Licenced to kill: cost cutting could be lethal
Having watched from the sidelines during “truck stop” initiatives aimed at training traffic officers to better identify defects on heavy vehicles, one question keeps nagging at me: how is it that this random selection of vehicles pulled off by the traffic police and sent over the inspection pits during these events is in such generally poor mechanical shape?
One has a perception about vehicles – when they look shiny and clean, one automatically assumes they are roadworthy and well maintained. For the most part, I have discovered, the relationship between outward appearance and actual condition is little better than random. The first time I attended a “truck stop” initiative I was shocked by the under-the-skin condition of some of the highly-polished heavy vehicles that were pulled in to be tested. If they had represented the inevitable results of shoestring owner-driver operations, I’d have been a little more understanding, but quite a few of the vehicles belonged to name brand companies, a couple of them listed on the JSE, with CEOs who are fêted by the business journalists in whose columns and on whose radio shows they appear. To be sure, some of these companies make tens of millions of rands profit each year.
The unroadworthy duds that pitched up at the testing centre included buses, licensed to carry scores of passengers. In one case, an entire axle on a bus had no functional brakes and in another, several tyres were illegal, and not just slightly, mark you.
So how is it that a company with a glossy public image, an articulate CEO and shiny, highly-conspicuous vehicles can be running a fleet of potential deathtraps with cracked chassis, frayed wiring, faulty brakes, leaking air lines and the vehicles’ undersides caked in muck from long-standing oil, grease and fuel leaks?
The answer is simple – when last did that articulate CEO step aside from his (or more rarely, her) fussing over the bottom line, don an overall and sidle unannounced into the sharp end of his business – the workshops where the vehicles that keep his money flowing are maintained? Indeed, since most CEOs are finance and commerce professionals rather than technicians, it’s unlikely they could stand under a truck in an inspection pit and know what they were looking at without expert guidance. But once that guidance was supplied, surely even the most hardened boardroom warrior would have serious second thoughts about releasing some of the under-maintained, over-used vehicles I have seen at “truck stop” events onto public roads where the potential casualties could include his nearest and dearest.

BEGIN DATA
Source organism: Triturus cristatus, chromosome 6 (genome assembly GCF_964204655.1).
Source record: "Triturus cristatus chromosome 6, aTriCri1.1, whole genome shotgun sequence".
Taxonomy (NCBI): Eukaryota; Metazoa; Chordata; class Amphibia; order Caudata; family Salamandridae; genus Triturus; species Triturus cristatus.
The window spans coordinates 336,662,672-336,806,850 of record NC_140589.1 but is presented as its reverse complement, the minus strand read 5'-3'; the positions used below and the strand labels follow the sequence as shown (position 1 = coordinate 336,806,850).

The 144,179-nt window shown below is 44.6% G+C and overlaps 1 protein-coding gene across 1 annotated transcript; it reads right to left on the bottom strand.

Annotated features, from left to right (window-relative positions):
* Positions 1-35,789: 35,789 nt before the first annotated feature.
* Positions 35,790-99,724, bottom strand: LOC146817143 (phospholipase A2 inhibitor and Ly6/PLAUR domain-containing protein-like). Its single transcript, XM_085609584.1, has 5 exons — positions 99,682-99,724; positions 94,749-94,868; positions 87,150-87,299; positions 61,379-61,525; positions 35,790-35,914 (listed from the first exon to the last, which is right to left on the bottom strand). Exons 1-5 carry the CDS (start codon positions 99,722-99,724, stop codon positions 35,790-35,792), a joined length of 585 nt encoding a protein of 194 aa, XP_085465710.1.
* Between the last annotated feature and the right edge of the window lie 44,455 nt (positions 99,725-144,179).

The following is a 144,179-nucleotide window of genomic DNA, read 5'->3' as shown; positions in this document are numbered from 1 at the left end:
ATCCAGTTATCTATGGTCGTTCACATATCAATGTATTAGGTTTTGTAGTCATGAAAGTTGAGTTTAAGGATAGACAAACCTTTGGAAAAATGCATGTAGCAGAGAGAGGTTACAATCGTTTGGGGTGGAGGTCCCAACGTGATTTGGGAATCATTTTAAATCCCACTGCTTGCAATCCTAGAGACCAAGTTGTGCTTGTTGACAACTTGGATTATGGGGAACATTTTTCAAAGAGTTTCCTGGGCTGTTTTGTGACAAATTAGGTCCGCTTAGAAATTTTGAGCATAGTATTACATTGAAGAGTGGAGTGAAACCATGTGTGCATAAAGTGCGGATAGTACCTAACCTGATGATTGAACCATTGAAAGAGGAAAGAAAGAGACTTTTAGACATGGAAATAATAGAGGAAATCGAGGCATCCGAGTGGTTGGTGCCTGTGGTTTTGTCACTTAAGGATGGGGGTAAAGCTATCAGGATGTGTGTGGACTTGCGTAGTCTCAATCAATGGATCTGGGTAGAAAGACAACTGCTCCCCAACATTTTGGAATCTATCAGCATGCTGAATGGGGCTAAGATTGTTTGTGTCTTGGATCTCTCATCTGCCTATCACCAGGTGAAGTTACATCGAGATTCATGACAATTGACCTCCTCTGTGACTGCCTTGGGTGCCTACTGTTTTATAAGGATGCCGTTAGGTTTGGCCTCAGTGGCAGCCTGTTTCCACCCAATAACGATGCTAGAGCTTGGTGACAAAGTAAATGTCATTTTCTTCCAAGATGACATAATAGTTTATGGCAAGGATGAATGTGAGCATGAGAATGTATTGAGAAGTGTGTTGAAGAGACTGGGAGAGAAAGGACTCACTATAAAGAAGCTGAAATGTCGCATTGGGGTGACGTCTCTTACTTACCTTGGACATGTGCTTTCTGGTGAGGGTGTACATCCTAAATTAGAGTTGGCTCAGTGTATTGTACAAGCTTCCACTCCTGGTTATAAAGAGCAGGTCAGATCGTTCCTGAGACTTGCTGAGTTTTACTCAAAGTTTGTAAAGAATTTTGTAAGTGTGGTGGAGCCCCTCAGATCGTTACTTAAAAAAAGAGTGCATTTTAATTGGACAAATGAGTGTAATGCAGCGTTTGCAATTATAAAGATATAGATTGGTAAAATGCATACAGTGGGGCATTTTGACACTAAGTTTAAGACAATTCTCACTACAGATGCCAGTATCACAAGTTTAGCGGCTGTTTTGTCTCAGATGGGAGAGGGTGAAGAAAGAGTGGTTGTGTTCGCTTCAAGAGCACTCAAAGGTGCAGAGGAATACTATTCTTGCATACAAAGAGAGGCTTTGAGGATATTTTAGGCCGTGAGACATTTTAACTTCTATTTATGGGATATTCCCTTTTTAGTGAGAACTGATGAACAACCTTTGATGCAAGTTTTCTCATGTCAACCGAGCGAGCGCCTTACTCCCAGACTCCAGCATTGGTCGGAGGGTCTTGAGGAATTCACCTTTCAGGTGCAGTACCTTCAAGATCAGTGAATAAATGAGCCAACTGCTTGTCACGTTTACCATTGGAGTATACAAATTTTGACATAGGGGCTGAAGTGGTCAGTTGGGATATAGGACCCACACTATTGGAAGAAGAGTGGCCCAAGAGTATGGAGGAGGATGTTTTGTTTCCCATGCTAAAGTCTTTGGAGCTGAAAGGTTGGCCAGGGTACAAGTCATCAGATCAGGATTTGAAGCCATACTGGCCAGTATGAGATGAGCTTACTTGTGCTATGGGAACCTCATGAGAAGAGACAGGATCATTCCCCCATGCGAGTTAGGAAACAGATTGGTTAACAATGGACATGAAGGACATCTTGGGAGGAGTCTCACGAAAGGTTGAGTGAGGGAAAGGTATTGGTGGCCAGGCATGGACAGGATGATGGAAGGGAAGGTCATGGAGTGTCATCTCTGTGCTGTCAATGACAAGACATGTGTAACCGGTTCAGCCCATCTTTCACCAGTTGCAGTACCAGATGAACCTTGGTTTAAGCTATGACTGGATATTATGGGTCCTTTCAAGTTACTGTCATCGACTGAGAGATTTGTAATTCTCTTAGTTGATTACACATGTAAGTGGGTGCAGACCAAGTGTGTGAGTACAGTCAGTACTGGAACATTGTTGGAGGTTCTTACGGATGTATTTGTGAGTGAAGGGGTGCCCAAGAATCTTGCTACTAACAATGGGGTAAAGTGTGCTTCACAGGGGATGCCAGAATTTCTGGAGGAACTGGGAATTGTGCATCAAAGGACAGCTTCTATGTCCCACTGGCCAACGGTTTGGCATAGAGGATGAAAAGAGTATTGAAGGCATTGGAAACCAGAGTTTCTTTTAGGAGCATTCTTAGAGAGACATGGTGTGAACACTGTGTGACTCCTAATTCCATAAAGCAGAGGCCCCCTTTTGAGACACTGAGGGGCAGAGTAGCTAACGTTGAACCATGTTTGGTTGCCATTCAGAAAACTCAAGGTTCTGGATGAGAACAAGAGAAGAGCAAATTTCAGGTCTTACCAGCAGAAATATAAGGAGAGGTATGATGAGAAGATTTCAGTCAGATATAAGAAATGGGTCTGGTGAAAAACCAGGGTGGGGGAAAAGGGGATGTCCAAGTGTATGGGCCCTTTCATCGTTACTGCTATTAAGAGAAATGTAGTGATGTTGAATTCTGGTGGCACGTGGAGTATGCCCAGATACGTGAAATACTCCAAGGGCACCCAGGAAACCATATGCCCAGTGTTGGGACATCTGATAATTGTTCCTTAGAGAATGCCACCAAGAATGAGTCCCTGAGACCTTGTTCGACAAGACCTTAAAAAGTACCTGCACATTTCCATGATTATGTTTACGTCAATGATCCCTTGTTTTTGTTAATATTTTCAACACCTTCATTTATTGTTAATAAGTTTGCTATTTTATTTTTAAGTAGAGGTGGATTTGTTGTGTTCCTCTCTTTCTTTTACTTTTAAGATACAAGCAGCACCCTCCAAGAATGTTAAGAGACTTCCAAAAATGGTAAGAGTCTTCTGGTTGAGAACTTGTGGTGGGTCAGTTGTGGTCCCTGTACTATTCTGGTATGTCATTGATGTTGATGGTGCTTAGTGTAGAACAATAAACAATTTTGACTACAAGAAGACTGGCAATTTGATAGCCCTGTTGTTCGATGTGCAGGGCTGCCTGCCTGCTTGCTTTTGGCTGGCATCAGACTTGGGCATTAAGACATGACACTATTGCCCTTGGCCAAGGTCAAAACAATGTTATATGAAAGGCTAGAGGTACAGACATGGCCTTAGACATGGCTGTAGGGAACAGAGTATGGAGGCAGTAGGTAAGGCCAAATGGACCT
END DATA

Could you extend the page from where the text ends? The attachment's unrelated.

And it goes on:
Maintenance is one of the inevitable casualties of a recession, and its paucity is evident in the atrocious safety record of heavy vehicles on our roads. If CEOs really want their transport operations to pay, they need to make their vehicles as unlikely to crash or break down as possible. This will maximise productivity (and profit) without the need to resort to destructive overloading or lethally long driving hours. Judging by the condition of many heavy vehicles, I’d say it’s time for a few CEOs to spend one day a month in their corporate grease pits, making sure that when costs are cut, the price isn’t paid in lives.
Rob Handfield-Jones has spent 20 years indulging his three passions: vehicles, road safety and writing. He heads up driving.co.za, a company which offers training in economical and safe driving.